• farwarefarware Member Posts: 116
    One problem is that the newer cards are not optimized to run ethminer. Unless they are optimized they will not perform as good as the older cards. 270, 390 etc are all not worth it. Best cards still are 7950 and r9 280x
  • GenoilGenoil 0xeb9310b185455f863f526dab3d245809f6854b4dMember Posts: 769 ✭✭✭
    @farware to my knowledge (only working with CUDA/OpenCL for half a year) it is difficult to optimize for the newer cards. In my current version of the CUDA miner, I can run more than double the amount of ALU ops without slowing down the kernel. This basically means that the kernel sits idle for long periods to wait for data to be returned from GPU memory. This is called a memory-bound kernel.

    But, I've done extensive research on the dagger algorhytm and its supposed scaling with GPU bandwidth. Unfortunately this is not fully the case. While bandwidth does play a big part, the GPU's TLB (translation lookaside buffer) has a huge impact on the achieved hashrate. It's basically a table that holds copies of earlier done translations from virtual into physical memory addresses ranges (pages). The problem with dagger and its huge slab of GPU RAM that is pseudorandomly accessed, is that the TLB fills up quite quickly and then has to redo many of those translations. With the growing DAG size, this has already led to GTX750ti having become useless to mine ETH on. For other modern Nvidia cards, the DAG has to grow until 2GB before hashrate will plumet.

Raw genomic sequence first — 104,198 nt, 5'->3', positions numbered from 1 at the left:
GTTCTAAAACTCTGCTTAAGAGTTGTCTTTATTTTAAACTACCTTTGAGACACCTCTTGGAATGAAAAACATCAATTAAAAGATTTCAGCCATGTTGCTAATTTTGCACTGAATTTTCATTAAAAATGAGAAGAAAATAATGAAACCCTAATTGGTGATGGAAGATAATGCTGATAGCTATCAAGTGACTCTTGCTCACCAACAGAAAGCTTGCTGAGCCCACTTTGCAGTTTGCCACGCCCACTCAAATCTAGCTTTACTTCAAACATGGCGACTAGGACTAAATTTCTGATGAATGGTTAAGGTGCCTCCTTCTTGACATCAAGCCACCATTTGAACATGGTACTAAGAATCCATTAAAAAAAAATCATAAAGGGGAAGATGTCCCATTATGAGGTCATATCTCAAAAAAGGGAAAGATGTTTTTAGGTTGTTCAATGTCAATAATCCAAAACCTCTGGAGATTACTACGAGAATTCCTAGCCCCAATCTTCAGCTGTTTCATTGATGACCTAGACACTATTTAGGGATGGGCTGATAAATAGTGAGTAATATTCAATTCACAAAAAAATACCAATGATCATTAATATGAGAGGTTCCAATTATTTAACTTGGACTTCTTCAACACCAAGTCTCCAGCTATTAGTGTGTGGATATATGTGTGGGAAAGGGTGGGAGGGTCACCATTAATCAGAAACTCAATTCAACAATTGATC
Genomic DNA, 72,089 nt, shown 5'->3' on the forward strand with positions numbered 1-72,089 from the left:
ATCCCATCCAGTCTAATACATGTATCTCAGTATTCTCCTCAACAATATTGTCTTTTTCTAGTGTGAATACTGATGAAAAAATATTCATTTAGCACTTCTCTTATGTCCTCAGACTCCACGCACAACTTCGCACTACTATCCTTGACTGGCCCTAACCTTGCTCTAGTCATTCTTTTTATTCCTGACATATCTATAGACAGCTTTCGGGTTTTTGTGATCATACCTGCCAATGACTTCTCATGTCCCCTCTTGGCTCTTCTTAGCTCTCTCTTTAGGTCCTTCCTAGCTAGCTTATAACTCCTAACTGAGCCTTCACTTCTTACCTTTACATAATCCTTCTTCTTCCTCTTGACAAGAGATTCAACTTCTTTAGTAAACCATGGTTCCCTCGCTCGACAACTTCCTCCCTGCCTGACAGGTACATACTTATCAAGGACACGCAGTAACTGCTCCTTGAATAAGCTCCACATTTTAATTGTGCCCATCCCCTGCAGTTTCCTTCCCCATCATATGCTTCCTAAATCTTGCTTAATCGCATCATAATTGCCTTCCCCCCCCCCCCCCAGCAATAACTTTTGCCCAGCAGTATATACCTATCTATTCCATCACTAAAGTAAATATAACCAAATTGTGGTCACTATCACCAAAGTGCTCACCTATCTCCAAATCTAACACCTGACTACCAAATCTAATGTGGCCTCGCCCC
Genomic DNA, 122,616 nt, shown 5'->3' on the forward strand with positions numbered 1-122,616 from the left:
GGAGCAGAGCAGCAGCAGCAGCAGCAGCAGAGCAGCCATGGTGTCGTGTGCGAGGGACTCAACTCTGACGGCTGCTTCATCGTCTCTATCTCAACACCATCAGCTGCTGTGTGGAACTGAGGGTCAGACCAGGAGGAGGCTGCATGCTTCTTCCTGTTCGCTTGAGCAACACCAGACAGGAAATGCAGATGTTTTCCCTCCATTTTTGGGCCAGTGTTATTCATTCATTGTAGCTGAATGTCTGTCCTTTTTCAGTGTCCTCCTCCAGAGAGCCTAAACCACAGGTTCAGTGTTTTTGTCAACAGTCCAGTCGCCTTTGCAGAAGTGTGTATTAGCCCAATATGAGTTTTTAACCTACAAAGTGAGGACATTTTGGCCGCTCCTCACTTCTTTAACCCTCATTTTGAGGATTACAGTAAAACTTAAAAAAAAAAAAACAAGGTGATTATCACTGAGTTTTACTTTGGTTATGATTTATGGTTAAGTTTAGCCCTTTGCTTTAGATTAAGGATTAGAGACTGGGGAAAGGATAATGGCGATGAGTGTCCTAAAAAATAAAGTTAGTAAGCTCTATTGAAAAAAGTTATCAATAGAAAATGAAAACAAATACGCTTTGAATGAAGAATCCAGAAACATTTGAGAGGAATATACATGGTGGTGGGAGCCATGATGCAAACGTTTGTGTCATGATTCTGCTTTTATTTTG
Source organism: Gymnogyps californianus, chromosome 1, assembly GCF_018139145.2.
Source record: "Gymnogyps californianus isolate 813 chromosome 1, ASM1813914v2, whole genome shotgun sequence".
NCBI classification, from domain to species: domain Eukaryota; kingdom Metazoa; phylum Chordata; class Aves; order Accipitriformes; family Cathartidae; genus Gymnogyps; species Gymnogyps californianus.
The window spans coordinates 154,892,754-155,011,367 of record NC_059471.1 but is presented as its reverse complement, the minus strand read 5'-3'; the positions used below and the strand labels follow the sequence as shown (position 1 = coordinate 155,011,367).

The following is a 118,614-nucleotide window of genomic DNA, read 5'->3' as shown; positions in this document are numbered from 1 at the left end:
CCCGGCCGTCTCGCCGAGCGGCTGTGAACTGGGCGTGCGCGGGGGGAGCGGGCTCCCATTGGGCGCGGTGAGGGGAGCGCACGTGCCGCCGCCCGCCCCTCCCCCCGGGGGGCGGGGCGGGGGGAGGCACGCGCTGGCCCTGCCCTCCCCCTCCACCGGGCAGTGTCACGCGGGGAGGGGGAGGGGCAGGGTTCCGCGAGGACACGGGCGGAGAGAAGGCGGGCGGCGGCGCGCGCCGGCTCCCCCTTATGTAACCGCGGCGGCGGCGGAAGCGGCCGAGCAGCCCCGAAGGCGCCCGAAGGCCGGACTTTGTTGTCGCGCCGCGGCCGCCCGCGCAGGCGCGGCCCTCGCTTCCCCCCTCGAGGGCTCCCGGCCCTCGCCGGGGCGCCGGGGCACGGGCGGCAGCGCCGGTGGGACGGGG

AMD cards seem to have 'better' TLB's (and generally wider memory busses which also helps) so they seem to be less affected. I still have to write a testcase in OpenCL to see to what extent they will be suffering from growing DAG size. But i've read here on the forum that with each new epoch, hashrate is already slowly dropping on AMD cards, too. Hopefully for you guys it's a linear decrease, not hyperbolic like on Nvidia :). That said, if it happens, it will happen for everyone, so its not a big deal. But if newer GPU's get bigger TLB's, the old cards are doomed.

    Another 'problem' holding performance back is that the algo only requires 128 sequental bytes in GPU RAM per iteration of the dagger loop, while the high bandwidth of modern GPU's can only be achieved when loading larger sequential (coalesced) chunks. On NVidia Kepler / Maxwell, this is 512 bytes (warp of 32 threads * 16 bytes), on AMD GCN it is 256 bytes. I suspect the fact that because on AMD its is only the double of 128, it can utilize available bandwidth more effciently, but that is somewhat speculative. Another theory I'm exploring is in the amount of available memory channels/banks. Nvidia Kepler and Maxwell and GCN 1.2 have 8, while GCN 1.0 has 12 and GCN 1.1 has 16. With pseudorandom access, this would generally lead to more bank conflicts on cards with fewer memory controllers. Perhaps some optimization possible in that area. But I don't own any AMD cards :)